March 1, 2013 | 4 comments
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August 14, 2012 | 18 comments
August 12, 2012 | 16 comments
August 11, 2012 | 13 comments
I’ll even sum up the below post for anyone who is interested but doesn’t have the patience to read the whole thing.
1. Most examples of “undeclared wars” were either authorized by Congress or were small-scale defensive measures by the commander-in-chief that weren’t really wars. So no, we haven’t always done this before.
2. A majority of the precedents that genuinely apply to what the president is doing in Libya have taken place since 1950, not exactly a period famous for strict enforcement of the Constitution. Constitutional conservatives have opposed most of these adventures.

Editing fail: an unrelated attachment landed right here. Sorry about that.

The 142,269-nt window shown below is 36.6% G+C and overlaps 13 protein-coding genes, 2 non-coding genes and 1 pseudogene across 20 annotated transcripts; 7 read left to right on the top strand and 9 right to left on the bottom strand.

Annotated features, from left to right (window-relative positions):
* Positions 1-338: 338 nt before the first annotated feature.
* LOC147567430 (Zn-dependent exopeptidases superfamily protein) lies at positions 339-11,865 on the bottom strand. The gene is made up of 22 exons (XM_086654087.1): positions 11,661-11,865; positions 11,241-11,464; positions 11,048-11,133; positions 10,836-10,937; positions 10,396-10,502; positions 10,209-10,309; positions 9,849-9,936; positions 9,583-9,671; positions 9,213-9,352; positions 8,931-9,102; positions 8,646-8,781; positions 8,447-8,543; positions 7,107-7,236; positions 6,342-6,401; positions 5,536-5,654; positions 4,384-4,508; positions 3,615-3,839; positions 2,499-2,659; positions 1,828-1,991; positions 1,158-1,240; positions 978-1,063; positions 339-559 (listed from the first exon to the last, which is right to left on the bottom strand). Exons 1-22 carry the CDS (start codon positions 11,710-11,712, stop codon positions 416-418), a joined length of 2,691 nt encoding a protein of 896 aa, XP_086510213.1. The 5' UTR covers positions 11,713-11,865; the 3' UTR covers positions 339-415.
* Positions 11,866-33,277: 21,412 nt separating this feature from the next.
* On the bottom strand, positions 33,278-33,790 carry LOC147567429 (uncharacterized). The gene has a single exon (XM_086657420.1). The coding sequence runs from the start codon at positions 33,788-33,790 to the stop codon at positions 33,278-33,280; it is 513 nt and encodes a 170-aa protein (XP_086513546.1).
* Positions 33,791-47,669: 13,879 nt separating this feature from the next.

3. Instead of citing evidence from the Constitutional Convention, the Federalist Papers, or the state ratification debates, most arguments for expansive presidential war powers cite secondary sources to make claims that were frequently considered and rejected in those early constitutional debates.
4. If you disagree with me, give me an example of such evidence.
5. If we are not going to follow this method of interpreting the Constitution, it then becomes difficult to cite originalism and enumerated powers against Obamacare and other things.